You’ll notice Beautify Your Figure is sprinkled with references to the war, and most pages carry a call to buy war bonds. We’ve hinted before—and Beauty Your Figure, of all magazines, reiterates—what clarity those times had. We weren’t there, but we’ve read about it, and listened to stories told by our relatives who lived it. Americans approached the war effort with near-total unity and upbeat determination. Belief in the war as unambiguously noble was so general that financial support could be demanded even in the pages of beauty magazines. Could you imagine that happening today? We have more gems from San Francisco upcoming.
|Vintage Pulp||Feb 23 2010|
Either the stud on the cover of William Moore’s 1976 erotic opus The Hustitute has a wolverine in his g-string or he’s taking the white man’s afro to a whole new level—a lower level, filled with dander and pheromones. The artist is uncredited, so we don’t know from whose fevered imagination this creation came, but we can still use it to illustrate why there are so many sexually provocative women on Pulp Intl., and very few provocative men. The reason, amply illustrated here, is because with rare exceptions, the relatively low sales figures on erotic male pulp necessitated the employment of, shall we say, less-than-stellar artists. And we generally don’t like less-than-stellar art, even when the artist has an outstanding sense of humor like this guy. There are exceptions to what we just said. Guys like George Quaintance did top notch erotic male art, but he did his work under the guise of illustrating bodybuilder magazines. We bring all this up not for you, but for our girlfriends, who were somewhat nonplussed by yesterday’s post. But whenever they start beating the drum for beefcake, we remind them that they thought this guy was only so-so. Pretty much kills their credibility, don’t you think?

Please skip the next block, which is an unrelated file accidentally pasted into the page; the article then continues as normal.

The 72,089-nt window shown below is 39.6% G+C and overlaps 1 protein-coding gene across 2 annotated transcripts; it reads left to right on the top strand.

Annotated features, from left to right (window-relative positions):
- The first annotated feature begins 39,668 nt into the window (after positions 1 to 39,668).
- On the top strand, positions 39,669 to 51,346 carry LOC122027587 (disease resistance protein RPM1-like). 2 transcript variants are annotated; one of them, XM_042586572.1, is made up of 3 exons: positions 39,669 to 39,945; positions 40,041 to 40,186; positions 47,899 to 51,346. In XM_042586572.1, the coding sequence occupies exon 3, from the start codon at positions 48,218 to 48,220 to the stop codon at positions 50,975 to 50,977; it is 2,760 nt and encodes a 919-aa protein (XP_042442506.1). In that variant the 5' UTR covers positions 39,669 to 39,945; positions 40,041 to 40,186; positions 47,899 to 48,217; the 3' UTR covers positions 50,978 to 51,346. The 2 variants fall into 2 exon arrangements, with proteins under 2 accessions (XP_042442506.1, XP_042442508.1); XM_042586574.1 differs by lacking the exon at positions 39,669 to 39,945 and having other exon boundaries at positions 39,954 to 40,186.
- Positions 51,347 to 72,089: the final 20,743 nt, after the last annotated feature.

|Vintage Pulp||Jan 22 2010|
Assorted Tomorrow’s Man pocket-sized magazines, circa 1950s and 1960s. TM is part of a group of mid-century physique or bodybuilding magazines often described as beefcake publications, which is to say it was either expressly produced for, or happened to appeal to a mainly gay clientele. During the late 1960s, when fully nude male bodies became legal to publish, TM declined, along with similarly-themed magazines like Vim, Adonis, and Body Beautiful. On a side note, one of the pulp era’s greatest illustrators George Quaintance was able to gain an audience for his work by painting covers for beefcake magazines. You can see some of those pieces here.
|Vintage Pulp||Mar 11 2009|
This stylized cover painting of bodybuilder and actor Steve Reeves, as well as the covers below, were painted by the late George Quaintance, who was a pioneer of male physique art during the 1950s. Quaintance's work was considered "beefcake" art, and appeared mainly on bodybuilding magazines. He never had an official gallery showing, for the obvious reason that mid-twentieth century America would not have tolerated public display of his Greek god figures with their prominent bulges. But he earned a measure of cult fame anyway, and undoubtedly must have gotten a real charge out of expressing his sexuality right under the noses of the establishment. You can see more of his stunning pieces here.